Biological Data Curation

Providing comprehensive biological information on rat genes, QTLs, and strains is a formidable task both in number of elements to be curated and the amount of literature available. Of the more than 35,400 genes in RGD, 31,304 have associated sequence data or RefSeqs, and of these, 15,607 are protein-coding with curated RefSeqs [4],[5]. In addition there are 2,114 strains with approximately 200 added per year and 1,698 QTLs with over 180 added per year. A search at PubMed (http://www.ncbi.nlm.nih.gov/Literature/) reveals there are over 1,267,000 rat manuscripts. In order to provide functional information for as many genomic elements and strains as possible and to leverage the information in the vast amount of rat literature, RGD has implemented a number of processes. RGD uses four ontologies to standardize biological information for genes, QTLs, and strains. These include the GO [6], the Mammalian Phenotype Ontology (MP) [7], a disease ontology (DO) based on the Medical Subject Headings (MeSH) [8], and the Pathway Ontology developed at RGD (PW) (Figure 3) [4]. In general, RGD's primary focus is manual annotation of rat genes, while GO annotations for mouse and human orthologs are brought in from the MGD and the Gene Ontology Annotation Database (GOA), respectively. Disease and pathway annotations, however, are added to the mouse and human orthologs during the manual curation process. Biological annotations consist of several parts including the ontology term, the evidence code, and the reference. Evidence codes for the GO indicate that the annotation is based on experimental results, direct assays, physical interactions, mutant phenotypes, genetic interactions, or expression patterns. All of this information, plus links to additional related data, appears on the gene report pages, accessible via searches from the RGD home page.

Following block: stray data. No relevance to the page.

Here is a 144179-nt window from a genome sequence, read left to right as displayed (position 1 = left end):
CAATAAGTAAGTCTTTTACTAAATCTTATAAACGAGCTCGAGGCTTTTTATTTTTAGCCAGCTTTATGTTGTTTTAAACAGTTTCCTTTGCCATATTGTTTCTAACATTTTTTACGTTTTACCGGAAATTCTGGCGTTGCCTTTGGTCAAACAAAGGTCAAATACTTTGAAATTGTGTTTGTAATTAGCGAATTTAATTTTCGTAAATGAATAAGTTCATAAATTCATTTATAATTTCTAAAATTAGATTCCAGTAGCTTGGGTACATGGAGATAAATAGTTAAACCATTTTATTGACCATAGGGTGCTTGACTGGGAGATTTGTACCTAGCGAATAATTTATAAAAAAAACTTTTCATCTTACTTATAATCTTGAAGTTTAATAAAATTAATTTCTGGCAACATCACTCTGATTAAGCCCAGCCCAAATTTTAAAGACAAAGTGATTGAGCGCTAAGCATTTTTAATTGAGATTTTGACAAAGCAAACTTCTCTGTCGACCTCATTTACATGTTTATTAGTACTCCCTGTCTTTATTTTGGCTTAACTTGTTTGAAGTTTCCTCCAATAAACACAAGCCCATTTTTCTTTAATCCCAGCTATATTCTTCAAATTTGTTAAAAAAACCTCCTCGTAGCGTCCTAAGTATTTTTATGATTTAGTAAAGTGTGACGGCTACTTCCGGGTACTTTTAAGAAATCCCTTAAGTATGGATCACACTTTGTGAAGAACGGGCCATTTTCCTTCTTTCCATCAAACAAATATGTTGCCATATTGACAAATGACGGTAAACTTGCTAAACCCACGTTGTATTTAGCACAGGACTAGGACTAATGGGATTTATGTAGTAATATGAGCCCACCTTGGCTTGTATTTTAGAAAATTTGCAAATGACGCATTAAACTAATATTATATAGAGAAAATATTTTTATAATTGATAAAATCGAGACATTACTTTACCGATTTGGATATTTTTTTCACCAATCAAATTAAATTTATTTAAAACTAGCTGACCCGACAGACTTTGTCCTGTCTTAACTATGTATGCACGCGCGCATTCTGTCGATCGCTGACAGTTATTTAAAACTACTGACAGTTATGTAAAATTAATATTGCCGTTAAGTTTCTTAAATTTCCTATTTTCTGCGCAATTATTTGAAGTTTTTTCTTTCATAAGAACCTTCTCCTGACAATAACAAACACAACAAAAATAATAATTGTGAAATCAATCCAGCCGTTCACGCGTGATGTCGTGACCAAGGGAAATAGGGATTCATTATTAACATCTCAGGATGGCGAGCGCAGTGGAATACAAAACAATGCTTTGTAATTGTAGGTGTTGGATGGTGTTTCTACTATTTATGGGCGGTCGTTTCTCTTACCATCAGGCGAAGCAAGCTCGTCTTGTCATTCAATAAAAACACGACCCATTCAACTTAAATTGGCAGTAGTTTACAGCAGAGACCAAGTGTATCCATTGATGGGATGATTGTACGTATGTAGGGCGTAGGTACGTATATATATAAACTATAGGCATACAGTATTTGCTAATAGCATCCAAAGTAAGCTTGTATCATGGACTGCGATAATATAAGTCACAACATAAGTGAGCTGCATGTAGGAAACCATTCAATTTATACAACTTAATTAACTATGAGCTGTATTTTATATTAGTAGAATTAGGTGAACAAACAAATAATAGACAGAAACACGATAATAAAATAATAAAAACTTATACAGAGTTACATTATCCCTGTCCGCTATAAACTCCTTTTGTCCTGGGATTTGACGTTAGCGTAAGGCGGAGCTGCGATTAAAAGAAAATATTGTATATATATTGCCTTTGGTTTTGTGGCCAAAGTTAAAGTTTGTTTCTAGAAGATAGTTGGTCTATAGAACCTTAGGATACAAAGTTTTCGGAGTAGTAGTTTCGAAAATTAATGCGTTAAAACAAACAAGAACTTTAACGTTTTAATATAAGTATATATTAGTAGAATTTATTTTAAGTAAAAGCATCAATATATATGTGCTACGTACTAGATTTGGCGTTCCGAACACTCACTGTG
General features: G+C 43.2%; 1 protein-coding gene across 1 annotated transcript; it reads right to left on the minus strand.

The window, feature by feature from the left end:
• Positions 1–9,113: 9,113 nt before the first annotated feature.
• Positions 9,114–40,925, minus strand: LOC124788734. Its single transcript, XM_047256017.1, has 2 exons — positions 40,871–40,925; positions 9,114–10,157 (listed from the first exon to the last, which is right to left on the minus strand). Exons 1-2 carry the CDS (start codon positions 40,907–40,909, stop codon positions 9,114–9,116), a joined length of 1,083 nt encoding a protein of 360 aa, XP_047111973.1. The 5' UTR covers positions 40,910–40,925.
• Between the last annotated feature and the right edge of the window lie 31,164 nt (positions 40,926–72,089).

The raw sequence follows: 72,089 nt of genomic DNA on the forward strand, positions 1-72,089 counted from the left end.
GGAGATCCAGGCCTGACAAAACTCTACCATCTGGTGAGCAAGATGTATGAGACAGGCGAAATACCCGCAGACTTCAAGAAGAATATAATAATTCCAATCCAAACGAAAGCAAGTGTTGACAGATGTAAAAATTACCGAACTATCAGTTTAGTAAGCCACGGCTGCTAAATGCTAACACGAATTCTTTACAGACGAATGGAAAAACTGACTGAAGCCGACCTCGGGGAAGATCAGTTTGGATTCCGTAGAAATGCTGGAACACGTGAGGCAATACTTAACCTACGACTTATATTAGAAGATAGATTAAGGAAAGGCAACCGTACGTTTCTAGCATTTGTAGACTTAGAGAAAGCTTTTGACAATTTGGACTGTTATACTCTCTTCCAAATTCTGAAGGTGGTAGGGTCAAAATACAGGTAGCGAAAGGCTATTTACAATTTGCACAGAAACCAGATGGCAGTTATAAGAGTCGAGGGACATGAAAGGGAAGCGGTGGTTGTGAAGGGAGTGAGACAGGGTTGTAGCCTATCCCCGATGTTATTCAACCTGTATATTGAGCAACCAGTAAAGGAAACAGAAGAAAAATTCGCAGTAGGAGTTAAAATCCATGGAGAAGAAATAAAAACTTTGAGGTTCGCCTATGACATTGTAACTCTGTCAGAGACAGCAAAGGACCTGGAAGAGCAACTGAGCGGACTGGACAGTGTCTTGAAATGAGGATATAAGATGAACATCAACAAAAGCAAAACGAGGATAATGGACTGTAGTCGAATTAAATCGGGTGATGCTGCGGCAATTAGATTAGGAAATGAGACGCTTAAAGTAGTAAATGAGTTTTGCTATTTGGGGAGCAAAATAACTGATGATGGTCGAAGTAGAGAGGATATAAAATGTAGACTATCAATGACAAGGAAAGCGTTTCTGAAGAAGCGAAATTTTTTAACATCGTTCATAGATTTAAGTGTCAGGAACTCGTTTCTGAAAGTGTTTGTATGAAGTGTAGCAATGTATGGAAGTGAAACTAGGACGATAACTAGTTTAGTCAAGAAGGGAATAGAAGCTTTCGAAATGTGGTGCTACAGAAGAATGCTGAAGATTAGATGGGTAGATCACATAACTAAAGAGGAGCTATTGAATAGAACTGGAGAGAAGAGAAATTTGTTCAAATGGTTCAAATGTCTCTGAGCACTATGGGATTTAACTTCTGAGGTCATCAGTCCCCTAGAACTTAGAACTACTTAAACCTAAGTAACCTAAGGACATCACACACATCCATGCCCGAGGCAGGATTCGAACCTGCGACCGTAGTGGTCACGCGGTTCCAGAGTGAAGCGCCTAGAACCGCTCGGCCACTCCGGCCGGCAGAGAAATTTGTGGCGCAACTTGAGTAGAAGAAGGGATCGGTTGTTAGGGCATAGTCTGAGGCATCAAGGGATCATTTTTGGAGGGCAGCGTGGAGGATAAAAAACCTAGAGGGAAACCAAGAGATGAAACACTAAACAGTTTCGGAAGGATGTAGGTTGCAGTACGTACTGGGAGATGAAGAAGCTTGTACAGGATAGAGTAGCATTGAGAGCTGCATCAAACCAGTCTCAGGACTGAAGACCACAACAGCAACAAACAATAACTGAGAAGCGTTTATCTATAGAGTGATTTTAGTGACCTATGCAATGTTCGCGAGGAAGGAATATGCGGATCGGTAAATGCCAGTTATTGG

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Figure 3. Curated biological annotations for Gene Ontology, diseases, phenotypes, and pathways.

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On average the curators at RGD extract information from approximately 5,000 papers per year. From these, multiple types of biological information are annotated for approximately 2,000 genes, 180 rat QTLs, and 200 strains per year. While QTL and strain data are curated as papers are published, RGD targets specific gene datasets for curation. These include genes related to specific disease areas (which generate the most literature), gene families or pathways, as well as those done in conjunction with the Gene Ontology Reference Genomes project [9]. To commence curation, a gene list is created from searches in databases such as GeneCards, the Genetic Association Database, Online Mendelian Inheritance in Man (OMIM), disease and mutation specific databases, and the literature. In a recent initiative, the first step of developing searches and compiling, verifying, and processing the gene list took nearly 7 hours. The list of genes is prioritized and distributed among curators who conduct a PubMed search for rat literature for each gene using symbols and names, aliases, and protein names, as well as those for the human and mouse orthologs. Audits have shown that 75%–85% of papers returned in a search are associated with the targeted gene. A number of papers can be discarded by title and another segment through review of the abstract. The remaining papers are opened and read. Some of these do not result in annotations because the organism was not clearly indicated or the paper did not contain relevant data. An example of the process of curating elements from a manuscript is shown in Figure 4. Using customized software, these manual annotations are added to the report pages for the genes being curated.

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Figure 4. Manuscript curation example.

The highlighted manuscript data are annotated as the indicated Gene and Disease ontology terms.